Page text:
Question Fan configuration for Corsair 7000D Airflow

Aug 16, 2022
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I recently purchased the above case. I currently have 3 fans but am about to put in 4 more. I will have 3 x 140 Corsair LL series in the front, 3 x 120 of the same series in the top and 1 x 120 LL at the back on the radiator cooler. What I need to know is what is the best configuration for the fans? I was thinking in at the front and out at the top and back. But then I am exhausting over the radiator. Should i pull in at front and back and exhaust at the top? I have read that there is only a 1.3 % difference between push and pull for radiator, so that may not be an issue. What I am worried about is vortexes causing hot spots. I do know that my GPU (GTX970 - soon to be replace) does run at about 75 degrees on load. With most other components at about 55 to 60. And around 30 at idle. What about one exhaust on top and front and the others pulling in. I clearly have no clue, please help.
 

Phaaze88

Titan
Ambassador
There isn't one, because you have to pick your poison: "Do I prioritize cpu core thermals, or gpu cooling?"

But then I am exhausting over the radiator.
SOMETHING is going to exhaust over something. You are not going to be able to avoid it.
What do you think open air gpu coolers exhaust over? Ram, cpu, motherboard VRM, M.2 drive(if above the gpu), side glass panel(heat insulator), motherboard, and even the gpu itself(a little heat does circle back through its cooler).


This massive case supports 140mm fans almost everywhere(the one area they don't fit can be safely ignored)... why the 120mm?

'Vortexes causing hot spots'?
You're overthinking on that one... then again, if you don't go balls to the wall on moar fans, that's a non-issue. Spots of stagnant air are more common when people fill all the optional fan locations in cases that allow for 5 or more fans.


Pick your poison first, then figure out guiding the air in a singular direction - straight front to back? Enter the front, and then curve up and out? and so on...
 
what is the best configuration for the fans?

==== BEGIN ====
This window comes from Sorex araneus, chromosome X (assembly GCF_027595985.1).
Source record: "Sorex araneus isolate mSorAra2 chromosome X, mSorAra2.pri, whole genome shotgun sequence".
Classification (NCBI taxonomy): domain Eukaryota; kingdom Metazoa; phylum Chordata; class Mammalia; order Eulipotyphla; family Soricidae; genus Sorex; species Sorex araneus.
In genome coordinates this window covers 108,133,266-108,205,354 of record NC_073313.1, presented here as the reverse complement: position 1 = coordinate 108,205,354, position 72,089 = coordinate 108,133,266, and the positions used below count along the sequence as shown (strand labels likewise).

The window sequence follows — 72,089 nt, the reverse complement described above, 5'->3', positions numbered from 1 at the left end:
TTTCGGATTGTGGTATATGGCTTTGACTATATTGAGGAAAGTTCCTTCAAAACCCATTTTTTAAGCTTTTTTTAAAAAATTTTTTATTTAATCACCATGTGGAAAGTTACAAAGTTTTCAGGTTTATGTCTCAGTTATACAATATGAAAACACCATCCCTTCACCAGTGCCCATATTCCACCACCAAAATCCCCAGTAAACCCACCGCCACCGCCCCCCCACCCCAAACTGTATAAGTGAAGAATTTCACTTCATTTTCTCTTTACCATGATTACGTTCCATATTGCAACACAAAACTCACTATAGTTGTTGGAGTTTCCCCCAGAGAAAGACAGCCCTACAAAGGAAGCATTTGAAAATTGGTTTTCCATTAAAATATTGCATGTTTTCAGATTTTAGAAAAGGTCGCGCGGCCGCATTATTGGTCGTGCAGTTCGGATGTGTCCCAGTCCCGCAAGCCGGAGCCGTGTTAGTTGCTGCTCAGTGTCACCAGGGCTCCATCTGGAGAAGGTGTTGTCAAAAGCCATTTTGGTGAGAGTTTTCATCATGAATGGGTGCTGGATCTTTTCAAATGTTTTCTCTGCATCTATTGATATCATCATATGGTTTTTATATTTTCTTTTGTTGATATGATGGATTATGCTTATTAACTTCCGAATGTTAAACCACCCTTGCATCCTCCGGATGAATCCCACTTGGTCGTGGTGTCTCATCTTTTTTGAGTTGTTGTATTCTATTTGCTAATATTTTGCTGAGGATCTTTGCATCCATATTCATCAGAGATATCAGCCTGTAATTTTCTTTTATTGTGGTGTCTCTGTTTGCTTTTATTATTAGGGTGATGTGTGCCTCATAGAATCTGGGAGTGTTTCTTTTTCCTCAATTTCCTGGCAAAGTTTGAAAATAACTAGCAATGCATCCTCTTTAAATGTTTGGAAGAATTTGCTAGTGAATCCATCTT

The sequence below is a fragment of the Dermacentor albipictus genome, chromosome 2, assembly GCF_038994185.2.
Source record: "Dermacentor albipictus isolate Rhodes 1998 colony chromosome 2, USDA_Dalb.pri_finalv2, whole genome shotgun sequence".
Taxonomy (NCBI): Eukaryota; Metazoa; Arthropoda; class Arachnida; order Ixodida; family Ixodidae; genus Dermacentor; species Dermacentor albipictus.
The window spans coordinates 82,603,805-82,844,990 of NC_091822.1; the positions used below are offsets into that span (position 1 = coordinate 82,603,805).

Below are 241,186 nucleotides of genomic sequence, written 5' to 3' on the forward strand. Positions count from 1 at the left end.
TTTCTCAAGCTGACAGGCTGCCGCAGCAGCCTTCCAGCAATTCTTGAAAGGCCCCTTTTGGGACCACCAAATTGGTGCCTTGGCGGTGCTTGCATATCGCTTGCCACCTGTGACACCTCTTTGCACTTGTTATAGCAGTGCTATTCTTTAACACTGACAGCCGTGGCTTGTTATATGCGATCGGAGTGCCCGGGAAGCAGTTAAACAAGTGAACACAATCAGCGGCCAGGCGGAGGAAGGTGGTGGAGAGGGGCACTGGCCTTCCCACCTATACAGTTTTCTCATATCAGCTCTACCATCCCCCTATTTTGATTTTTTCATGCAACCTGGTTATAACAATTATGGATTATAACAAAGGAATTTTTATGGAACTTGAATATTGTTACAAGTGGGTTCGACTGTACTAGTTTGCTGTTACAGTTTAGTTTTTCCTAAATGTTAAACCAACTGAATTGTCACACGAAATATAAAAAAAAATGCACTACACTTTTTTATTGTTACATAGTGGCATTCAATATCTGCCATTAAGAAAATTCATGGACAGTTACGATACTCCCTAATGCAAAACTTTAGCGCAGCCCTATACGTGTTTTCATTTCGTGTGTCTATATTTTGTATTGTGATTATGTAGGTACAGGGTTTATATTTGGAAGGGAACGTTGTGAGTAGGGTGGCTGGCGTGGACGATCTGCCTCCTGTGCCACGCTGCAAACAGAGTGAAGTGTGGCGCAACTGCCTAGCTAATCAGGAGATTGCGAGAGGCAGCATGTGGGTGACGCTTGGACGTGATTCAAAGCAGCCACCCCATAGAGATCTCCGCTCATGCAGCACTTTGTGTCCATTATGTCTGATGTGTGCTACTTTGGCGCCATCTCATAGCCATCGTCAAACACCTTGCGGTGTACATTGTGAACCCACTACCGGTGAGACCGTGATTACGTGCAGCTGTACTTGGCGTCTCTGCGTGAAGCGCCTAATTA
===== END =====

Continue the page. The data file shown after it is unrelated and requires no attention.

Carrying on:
3x 140mm front intake, 3x 120mm top exhaust, 1x 120mm radiator with rear exhaust...

doesn't sound like the best setup for this case.

working with what you have / could have;
i would keep front 140mm intakes with higher RPMS,
top exhaust 2x 120mm or 1x 140mm,
rear radiator with 2x 120mm push/pull exhaust.

better setup may be 280 or 360mm top mounted radiator exhausting,
1x 140mm rear exhaust,
3x 140mm front intake.

then experiment with lowest possible fan speeds all around while still getting cooler than average temps.

include an image of the case showing interior layout.
 
Last edited:
Aug 16, 2022
11
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3x 140mm front intake, 3x 120mm top exhaust, 1x 120mm radiator with rear exhaust...

doesn't sound like the best setup for this case.

working with what you have / could have;
i would keep front 140mm intakes with higher RPMS,
top exhaust 2x 120mm or 1x 140mm,
rear radiator with 2x 120mm push/pull exhaust.

better setup may be 280 or 360mm top mounted radiator exhausting,
1x 140mm rear exhaust,
3x 140mm front intake.
then experiment with lowest possible fan speeds all around while still getting cooler than average temps.

include an image of the case showing interior layout.
I have to go with the fans I have. I tried to see where to post a picture but I could not find it.
 
Aug 16, 2022
11
1
15
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There isn't one, because you have to pick your poison: "Do I prioritize cpu core thermals, or gpu cooling?"


SOMETHING is going to exhaust over something. You are not going to be able to avoid it.
What do you think open air gpu coolers exhaust over? Ram, cpu, motherboard VRM, M.2 drive(if above the gpu), side glass panel(heat insulator), motherboard, and even the gpu itself(a little heat does circle back through its cooler).


This massive case supports 140mm fans almost everywhere(the one area they don't fit can be safely ignored)... why the 120mm?

'Vortexes causing hot spots'?